LORD  BYRON  and  his  TIMES
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A Memoir of the Reverend Sydney Smith
Letters 1814
Sydney Smith to John Allen, 13 January 1814

Author's Preface
Chapter I
Chapter II
Chapter III
Chapter IV
Chapter V
Chapter VI
Chapter VII
Chapter VIII
Chapter IX
Chapter X
Chapter XI
Chapter XII
Editor’s Preface
Letters 1801
Letters 1802
Letters 1803
Letters 1804
Letters 1805
Letters 1806
Letters 1807
Letters 1808
Letters 1809
Letters 1810
Letters 1811
Letters 1812
Letters 1813
Letters 1814
Letters 1815
Letters 1816
Letters 1817
Letters 1818
Letters 1819
Letters 1820
Letters 1821
Letters 1822
Letters 1823
Letters 1824
Letters 1825
Letters 1826
Letters 1827
Letters 1828
Letters 1829
Letters 1830
Letters 1831
Letters 1832
Letters 1833
Letters 1834
Letters 1835
Letters 1836
Letters 1837
Letters 1838
Letters 1839
Letters 1840
Letters 1841
Letters 1842
Letters 1843
Letters 1844
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Heslington, Jan. 13th, 1814.
My dear Allen,

I did not know before your letter that Lord Holland had been ill, and I received the intelligence, as you may suppose, with sincere regret. It is very easy and old-womanish to offer advice, but I wish he would leave off wine entirely, after the manner of the Sharpe and Rogers school. He is never guilty of excess; but there is a certain respectable and dangerous plenitude, not quite conducive to that state of health which all his friends most wish to Lord Holland.

What can you possibly mean by lamenting the restoration of the Bourbons? What so likely to pro-
mote renewed peace, and enable the French to lay some slight foundation of real liberty? for as to their becoming free at once, it is a mere joke. I think I see your old Edinburgh hatred of the Bourbons; but the misfortunes of the world have been such as to render even these contemptible personages our hope and our refuge.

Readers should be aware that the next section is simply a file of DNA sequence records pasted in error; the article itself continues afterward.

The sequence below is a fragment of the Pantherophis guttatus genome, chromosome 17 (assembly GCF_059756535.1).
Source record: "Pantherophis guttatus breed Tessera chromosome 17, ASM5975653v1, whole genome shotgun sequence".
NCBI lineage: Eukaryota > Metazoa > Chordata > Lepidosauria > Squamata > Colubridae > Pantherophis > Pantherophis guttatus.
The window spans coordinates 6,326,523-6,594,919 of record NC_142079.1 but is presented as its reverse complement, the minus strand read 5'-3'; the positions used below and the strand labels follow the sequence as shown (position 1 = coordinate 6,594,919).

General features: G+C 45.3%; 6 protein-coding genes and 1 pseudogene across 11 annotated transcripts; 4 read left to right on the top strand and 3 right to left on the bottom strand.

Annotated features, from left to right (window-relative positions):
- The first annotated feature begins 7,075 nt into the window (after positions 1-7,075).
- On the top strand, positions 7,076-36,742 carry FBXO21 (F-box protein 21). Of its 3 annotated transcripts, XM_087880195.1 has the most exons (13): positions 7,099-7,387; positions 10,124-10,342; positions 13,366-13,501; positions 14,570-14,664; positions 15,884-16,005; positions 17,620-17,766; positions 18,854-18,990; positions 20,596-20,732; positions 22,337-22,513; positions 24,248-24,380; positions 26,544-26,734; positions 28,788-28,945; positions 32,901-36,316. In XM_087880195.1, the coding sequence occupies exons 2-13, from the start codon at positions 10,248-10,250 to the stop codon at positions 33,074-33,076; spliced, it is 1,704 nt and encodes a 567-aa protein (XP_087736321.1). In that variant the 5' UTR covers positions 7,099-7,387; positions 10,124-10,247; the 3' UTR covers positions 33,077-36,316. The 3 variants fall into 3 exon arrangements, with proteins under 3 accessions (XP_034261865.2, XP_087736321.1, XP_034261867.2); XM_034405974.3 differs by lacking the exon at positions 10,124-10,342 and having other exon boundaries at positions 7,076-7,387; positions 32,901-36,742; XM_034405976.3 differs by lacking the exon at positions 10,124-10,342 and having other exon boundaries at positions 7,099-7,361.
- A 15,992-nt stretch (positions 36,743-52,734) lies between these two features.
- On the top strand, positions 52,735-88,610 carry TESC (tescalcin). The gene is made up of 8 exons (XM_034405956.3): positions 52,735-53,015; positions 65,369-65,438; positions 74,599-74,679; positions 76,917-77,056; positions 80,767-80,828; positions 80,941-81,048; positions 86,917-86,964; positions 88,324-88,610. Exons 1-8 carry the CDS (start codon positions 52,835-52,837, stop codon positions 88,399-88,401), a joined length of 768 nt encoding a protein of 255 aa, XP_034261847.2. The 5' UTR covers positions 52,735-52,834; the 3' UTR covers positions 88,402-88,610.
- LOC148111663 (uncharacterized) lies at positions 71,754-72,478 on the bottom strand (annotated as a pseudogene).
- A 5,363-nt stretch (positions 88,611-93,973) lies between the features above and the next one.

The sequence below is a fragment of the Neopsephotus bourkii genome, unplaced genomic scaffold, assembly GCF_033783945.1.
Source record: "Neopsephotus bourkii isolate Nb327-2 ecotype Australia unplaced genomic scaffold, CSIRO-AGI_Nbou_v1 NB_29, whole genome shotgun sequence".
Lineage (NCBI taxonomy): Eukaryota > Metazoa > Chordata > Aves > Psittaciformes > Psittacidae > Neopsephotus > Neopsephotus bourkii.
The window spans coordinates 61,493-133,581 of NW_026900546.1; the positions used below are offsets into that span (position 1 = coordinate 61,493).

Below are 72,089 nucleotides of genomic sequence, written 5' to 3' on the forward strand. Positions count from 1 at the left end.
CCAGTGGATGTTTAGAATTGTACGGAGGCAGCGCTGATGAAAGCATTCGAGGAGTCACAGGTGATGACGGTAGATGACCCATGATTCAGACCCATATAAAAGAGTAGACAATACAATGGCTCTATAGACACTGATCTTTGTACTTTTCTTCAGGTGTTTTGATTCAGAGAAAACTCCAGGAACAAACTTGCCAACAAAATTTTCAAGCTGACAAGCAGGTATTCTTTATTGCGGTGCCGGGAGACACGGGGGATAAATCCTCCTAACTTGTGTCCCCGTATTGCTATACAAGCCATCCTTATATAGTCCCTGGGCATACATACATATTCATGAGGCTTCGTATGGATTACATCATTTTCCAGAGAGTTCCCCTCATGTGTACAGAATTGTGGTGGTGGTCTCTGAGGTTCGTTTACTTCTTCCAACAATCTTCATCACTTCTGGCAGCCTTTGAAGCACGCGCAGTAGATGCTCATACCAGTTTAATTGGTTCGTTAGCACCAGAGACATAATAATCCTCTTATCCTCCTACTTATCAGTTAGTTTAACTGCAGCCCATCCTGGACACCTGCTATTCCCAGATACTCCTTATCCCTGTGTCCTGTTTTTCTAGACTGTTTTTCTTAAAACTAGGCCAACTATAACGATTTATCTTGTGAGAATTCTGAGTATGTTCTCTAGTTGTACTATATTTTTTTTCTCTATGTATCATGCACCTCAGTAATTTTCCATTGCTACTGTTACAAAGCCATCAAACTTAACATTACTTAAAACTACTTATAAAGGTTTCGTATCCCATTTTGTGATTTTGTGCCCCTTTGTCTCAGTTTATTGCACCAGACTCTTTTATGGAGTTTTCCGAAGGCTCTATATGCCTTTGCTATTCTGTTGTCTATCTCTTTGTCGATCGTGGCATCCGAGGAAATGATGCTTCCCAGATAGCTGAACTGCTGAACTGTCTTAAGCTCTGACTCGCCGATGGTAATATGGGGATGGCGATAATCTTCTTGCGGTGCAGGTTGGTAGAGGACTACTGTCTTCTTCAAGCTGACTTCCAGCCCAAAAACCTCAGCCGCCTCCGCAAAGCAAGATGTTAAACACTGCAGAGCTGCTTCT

We are all well, and I persevere in my intention of entering on my new house on the 25th of March.

I hear great complaints of Mackintosh’s review of Madame de Staël, as too laudatory. Of this I cannot judge, as I have not read the original; but the review itself is very splendid, though (as is the case with all these polishers of precious stones) I remember of old many of the phrases and many of the opinions.

I am going to educate my little boy till he is twelve years old, being at present nine; and if I could get a clever boy to educate with him, I should be glad to do so. I would not take any boy who was not quick and clever, for such (unless the ordinary partiality of a parent mislead me) is Douglas; but I rather suppose it is too far from town for these sort of engagements.

There is a bad account of ——, and no wonder; the loss has been very severe, and he has never met with any check, but gone away before the wind all his life.

It will be very kind of you to write me a line now and then, and if you will have the goodness to do this, pray let me know how Mackintosh’s speech went off: I have only the account of an honest citizen of York.

Pray tell Lady Holland I am a Justice of the Peace,—one of those rural tyrants so deprecated by poor
Windham. I am determined to strike into the line of analogous punishments.

Ever most truly yours,
Sydney Smith.